I’ve started replacing go-raft within rqlite with the implementation from Hashicorp. go-raft is no longer maintained, and I’ve good experience with the Hashicorp code, due to my work with InfluxDB and hraftd. I’m also going to change the API, so it’s more useful. The existing implementation and API has been tagged as v1.0, so it’s still available.
You can follow the work on this branch, and I hope to merge it to master in the near future.
I recently presented at the InfluxDB San Francisco Meetup, on InfluxDB and the Raft consensus protocol. My talk was about the fundamental problems of distributed systems, and how InfluxDB uses Raft to solve these issues.
Continue reading InfluxDB and the Raft consensus protocol
When you’d like to contribute to an open-source project it can be difficult to know where to start. Check out my latest post for the InfluxDB blog, explaining how we on the Core team have curated a set of issues, hopefully making it easy for potential contributors to start.
Another post for the InfluxDB blog — on testing the storage engines within InfluxDB.
You can check it out here.
I always use the names of economists for my machines’ hostnames. keynes, friedman, marx, fisher, ricardo.
So every so often the strange economics of open-source software hits me.
Continue reading The strange economics of open-source software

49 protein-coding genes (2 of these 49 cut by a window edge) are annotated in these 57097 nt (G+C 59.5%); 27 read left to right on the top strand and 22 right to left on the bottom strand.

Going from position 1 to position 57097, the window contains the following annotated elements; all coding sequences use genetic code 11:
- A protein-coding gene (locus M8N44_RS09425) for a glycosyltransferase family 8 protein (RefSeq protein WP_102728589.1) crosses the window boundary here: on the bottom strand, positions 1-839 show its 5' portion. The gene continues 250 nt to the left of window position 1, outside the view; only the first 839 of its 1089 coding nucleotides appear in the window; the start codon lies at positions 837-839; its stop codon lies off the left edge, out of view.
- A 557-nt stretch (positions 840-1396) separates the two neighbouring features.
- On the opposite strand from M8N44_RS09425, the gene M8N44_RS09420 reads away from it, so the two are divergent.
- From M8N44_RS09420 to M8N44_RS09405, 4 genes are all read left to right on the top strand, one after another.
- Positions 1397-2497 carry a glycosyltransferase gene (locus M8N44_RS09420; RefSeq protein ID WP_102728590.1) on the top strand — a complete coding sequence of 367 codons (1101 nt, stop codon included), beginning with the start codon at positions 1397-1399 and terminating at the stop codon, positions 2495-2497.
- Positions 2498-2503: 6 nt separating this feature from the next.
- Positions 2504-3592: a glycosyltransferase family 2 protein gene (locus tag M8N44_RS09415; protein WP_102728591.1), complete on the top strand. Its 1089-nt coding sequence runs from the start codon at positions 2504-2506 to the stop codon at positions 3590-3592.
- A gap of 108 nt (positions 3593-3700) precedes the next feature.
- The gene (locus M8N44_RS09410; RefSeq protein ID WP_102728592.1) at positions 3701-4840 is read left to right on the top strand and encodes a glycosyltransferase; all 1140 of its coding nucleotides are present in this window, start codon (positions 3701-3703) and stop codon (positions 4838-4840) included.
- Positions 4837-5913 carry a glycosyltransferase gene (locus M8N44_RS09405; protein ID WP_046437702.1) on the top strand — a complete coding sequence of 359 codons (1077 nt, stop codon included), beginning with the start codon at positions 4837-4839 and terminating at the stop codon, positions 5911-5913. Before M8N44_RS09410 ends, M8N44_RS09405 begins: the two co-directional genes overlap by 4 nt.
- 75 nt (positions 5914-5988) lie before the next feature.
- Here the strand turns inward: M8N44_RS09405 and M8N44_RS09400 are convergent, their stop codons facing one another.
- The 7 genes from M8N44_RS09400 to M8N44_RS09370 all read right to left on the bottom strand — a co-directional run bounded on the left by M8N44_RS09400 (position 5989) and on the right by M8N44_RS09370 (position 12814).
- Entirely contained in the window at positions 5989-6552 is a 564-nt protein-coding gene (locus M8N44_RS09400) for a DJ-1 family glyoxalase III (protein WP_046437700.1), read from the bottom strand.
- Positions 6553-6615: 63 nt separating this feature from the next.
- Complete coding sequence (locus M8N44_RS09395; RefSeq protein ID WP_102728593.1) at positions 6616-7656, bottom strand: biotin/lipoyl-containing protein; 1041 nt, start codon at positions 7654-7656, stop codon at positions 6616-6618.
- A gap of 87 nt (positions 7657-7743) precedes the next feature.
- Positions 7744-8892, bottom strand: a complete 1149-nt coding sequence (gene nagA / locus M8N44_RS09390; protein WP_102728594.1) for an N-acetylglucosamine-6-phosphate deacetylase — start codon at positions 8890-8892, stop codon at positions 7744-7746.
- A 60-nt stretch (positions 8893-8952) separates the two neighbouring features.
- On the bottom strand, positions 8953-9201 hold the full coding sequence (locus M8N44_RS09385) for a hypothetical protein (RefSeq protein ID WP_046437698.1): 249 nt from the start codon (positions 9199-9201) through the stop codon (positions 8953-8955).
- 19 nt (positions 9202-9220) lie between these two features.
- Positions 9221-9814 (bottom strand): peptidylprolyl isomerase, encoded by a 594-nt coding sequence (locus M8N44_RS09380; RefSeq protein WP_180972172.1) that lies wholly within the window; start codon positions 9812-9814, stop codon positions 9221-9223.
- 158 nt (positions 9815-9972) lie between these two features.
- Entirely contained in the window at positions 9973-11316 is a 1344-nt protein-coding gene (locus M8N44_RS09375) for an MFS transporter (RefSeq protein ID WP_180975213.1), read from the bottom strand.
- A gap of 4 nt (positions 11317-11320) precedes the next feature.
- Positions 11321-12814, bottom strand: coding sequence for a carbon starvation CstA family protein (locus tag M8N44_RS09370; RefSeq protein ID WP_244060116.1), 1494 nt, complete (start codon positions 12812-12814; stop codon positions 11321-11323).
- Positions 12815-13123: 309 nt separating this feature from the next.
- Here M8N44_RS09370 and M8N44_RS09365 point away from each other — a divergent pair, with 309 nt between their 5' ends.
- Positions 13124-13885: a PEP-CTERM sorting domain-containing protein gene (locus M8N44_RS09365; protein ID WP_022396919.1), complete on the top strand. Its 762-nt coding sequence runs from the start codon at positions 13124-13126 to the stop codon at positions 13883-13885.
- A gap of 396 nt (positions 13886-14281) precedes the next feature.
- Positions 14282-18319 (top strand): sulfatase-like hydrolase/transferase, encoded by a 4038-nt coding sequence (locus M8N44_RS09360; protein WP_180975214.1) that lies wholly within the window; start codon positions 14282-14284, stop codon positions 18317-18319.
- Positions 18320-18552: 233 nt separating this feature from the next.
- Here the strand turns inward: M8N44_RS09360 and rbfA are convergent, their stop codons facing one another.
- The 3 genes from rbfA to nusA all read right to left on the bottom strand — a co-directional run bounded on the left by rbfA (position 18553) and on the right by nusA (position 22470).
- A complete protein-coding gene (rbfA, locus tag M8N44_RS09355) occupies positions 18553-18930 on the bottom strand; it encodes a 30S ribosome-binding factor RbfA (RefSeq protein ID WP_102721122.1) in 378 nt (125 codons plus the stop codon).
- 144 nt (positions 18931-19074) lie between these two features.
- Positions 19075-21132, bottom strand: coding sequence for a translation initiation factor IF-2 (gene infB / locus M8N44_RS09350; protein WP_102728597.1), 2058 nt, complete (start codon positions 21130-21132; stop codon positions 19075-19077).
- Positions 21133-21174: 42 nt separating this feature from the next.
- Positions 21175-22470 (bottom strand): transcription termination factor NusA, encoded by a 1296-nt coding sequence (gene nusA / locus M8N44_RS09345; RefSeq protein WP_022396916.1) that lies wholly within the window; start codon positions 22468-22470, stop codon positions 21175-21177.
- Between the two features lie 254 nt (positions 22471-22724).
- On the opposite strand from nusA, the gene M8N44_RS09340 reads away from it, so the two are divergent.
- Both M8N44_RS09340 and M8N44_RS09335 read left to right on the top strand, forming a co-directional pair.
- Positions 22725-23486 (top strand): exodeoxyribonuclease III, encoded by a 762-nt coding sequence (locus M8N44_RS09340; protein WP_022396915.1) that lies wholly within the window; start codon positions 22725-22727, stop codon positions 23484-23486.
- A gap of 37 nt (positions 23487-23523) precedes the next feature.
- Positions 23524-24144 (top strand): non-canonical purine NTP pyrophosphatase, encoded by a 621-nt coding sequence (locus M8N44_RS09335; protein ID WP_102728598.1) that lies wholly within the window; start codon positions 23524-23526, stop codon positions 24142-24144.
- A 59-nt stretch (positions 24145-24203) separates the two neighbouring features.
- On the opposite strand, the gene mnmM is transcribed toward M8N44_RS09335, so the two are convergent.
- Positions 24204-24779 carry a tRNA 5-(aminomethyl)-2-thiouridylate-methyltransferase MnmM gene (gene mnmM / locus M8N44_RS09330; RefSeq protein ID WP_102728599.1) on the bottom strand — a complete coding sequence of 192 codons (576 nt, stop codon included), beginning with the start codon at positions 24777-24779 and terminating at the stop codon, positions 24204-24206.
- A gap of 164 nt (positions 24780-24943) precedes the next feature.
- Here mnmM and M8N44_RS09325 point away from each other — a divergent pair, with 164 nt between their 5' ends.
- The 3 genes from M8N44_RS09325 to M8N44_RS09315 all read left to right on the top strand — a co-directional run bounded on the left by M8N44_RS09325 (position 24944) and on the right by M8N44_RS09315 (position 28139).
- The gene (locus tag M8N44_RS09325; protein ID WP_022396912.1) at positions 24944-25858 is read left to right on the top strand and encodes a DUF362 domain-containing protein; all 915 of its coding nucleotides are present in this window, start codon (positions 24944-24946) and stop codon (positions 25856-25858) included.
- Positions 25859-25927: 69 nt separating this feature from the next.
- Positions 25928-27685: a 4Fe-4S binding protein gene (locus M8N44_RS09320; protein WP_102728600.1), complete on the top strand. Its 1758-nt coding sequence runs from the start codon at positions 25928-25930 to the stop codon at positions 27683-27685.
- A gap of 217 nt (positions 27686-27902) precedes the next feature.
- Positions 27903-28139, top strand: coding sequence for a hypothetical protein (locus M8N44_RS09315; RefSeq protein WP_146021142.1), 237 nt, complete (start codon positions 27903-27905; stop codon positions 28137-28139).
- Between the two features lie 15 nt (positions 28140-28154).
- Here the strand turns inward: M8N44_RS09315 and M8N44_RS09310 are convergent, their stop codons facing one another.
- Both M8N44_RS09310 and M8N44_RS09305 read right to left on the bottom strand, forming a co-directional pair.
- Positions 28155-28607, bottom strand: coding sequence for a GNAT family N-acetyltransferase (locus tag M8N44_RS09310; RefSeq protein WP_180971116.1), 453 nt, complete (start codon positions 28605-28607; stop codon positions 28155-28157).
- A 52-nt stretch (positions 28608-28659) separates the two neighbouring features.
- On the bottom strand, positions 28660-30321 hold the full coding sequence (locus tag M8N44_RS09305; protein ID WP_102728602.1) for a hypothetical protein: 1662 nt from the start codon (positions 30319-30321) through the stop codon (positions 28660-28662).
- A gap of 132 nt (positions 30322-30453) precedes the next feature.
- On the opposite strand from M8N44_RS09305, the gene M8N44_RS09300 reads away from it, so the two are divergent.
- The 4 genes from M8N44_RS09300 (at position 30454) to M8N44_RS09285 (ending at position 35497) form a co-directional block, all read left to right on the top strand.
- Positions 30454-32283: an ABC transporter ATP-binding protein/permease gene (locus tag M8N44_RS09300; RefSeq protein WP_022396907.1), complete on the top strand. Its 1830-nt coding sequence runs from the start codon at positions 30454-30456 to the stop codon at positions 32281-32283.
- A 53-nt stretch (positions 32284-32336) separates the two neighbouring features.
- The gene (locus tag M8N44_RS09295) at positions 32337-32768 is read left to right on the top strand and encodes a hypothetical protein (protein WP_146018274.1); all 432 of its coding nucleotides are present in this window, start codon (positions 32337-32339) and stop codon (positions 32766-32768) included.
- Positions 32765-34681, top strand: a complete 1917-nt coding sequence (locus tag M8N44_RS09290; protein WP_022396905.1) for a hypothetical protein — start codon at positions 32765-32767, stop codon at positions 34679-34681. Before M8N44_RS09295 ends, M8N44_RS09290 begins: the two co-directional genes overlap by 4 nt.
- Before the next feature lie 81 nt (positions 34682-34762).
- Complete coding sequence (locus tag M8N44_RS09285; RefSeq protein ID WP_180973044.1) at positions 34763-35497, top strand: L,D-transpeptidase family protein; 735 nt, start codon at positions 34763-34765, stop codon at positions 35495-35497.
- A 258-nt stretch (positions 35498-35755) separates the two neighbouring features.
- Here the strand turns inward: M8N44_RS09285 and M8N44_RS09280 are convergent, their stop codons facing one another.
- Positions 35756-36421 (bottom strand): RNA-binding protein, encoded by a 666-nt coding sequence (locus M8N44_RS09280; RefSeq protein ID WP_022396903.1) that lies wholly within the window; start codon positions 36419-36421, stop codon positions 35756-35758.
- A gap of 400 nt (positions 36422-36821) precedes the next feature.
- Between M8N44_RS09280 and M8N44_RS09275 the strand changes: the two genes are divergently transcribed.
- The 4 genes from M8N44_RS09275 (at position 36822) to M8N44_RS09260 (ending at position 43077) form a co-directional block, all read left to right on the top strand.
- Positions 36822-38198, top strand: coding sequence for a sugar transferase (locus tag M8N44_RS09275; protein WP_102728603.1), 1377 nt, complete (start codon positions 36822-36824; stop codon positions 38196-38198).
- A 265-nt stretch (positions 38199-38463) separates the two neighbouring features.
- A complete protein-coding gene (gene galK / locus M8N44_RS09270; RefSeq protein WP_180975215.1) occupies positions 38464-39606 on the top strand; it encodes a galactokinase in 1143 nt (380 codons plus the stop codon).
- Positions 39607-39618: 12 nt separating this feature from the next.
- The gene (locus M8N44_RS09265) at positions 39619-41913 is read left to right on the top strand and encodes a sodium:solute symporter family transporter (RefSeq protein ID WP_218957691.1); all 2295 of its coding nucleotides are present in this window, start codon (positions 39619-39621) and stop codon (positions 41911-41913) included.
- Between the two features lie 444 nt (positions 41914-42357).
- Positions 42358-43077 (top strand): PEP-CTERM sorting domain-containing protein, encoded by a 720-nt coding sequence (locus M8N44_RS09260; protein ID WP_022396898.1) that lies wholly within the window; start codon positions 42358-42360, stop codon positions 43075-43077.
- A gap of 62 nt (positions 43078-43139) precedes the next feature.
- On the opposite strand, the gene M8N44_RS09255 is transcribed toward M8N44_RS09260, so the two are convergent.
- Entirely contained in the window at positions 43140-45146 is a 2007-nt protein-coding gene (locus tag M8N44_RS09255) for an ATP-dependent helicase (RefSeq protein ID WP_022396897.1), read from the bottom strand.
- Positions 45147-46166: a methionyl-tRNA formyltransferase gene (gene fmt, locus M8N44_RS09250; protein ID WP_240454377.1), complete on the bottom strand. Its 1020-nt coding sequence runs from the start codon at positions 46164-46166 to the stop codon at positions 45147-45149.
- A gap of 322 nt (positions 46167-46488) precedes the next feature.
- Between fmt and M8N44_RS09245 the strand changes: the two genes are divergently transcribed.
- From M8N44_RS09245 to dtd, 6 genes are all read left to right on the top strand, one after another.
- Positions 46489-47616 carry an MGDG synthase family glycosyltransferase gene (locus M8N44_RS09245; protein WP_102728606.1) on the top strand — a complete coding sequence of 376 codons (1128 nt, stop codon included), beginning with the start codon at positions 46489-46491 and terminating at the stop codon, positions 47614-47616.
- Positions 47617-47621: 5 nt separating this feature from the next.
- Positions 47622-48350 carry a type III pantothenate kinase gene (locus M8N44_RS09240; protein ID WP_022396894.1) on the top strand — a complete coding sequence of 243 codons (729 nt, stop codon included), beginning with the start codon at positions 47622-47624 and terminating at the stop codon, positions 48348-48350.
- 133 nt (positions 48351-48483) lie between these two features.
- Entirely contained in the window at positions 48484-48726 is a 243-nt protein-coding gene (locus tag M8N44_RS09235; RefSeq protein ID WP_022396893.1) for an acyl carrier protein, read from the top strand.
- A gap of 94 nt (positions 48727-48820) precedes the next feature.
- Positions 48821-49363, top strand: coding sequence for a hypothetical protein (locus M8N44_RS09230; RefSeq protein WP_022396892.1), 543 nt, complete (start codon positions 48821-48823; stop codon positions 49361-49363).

The first version of the 0.9.0 series of InfluxDB has been released. It’s alpha-quality software but all of us on the InfluxDB team are very excited to see the software reach this stage.
You can read more about the release on this blog post.
Packt recently asked me to review their new publication Cassandra High Availability, written by Robbie Strickland. I’ve worked with Cassandra in the past — early designs of Loggly‘s 2nd generation Log analytics platform used Cassandra as its authoritative store for log data, but we ended up pulling it and using elasticsearch as both the store and search engine.
Continue reading Book Review: Cassandra High Availability
SQLite is a “self-contained, serverless, zero-configuration, transactional SQL database engine”. However, it doesn’t come with replication built in, so if you want to store mission-critical data in it, you better back it up. The usual approach is to continually copy the SQLite file on every change.
I wanted SQLite, I wanted it distributed, and I really wanted a more elegant solution for replication. So rqlite was born.
Continue reading Replicating SQLite using Raft Consensus
This blog describes working with InfluxDB 0.8. InfluxDB 0.8 is no longer supported, and has been superseded by the 0.9 release.
I recently came across InfluxDB — it’s a time-series database built on LevelDB. It’s designed to support horizontal as well as vertical scaling and, best of all, it’s not written in Java — it’s written in Go. I was intrigued to say the least.
Continue reading InfluxDB and Grafana HOWTO
Cassandra is an open-source, distributed database, informally known as a NoSQL database. It is designed to store large amounts of data, offer high-write performance, and provide fault-tolerance. I recently needed some hands-on experience with Cassandra, and being relatively new to Java programming, needed a simple set-up with which I would experiment.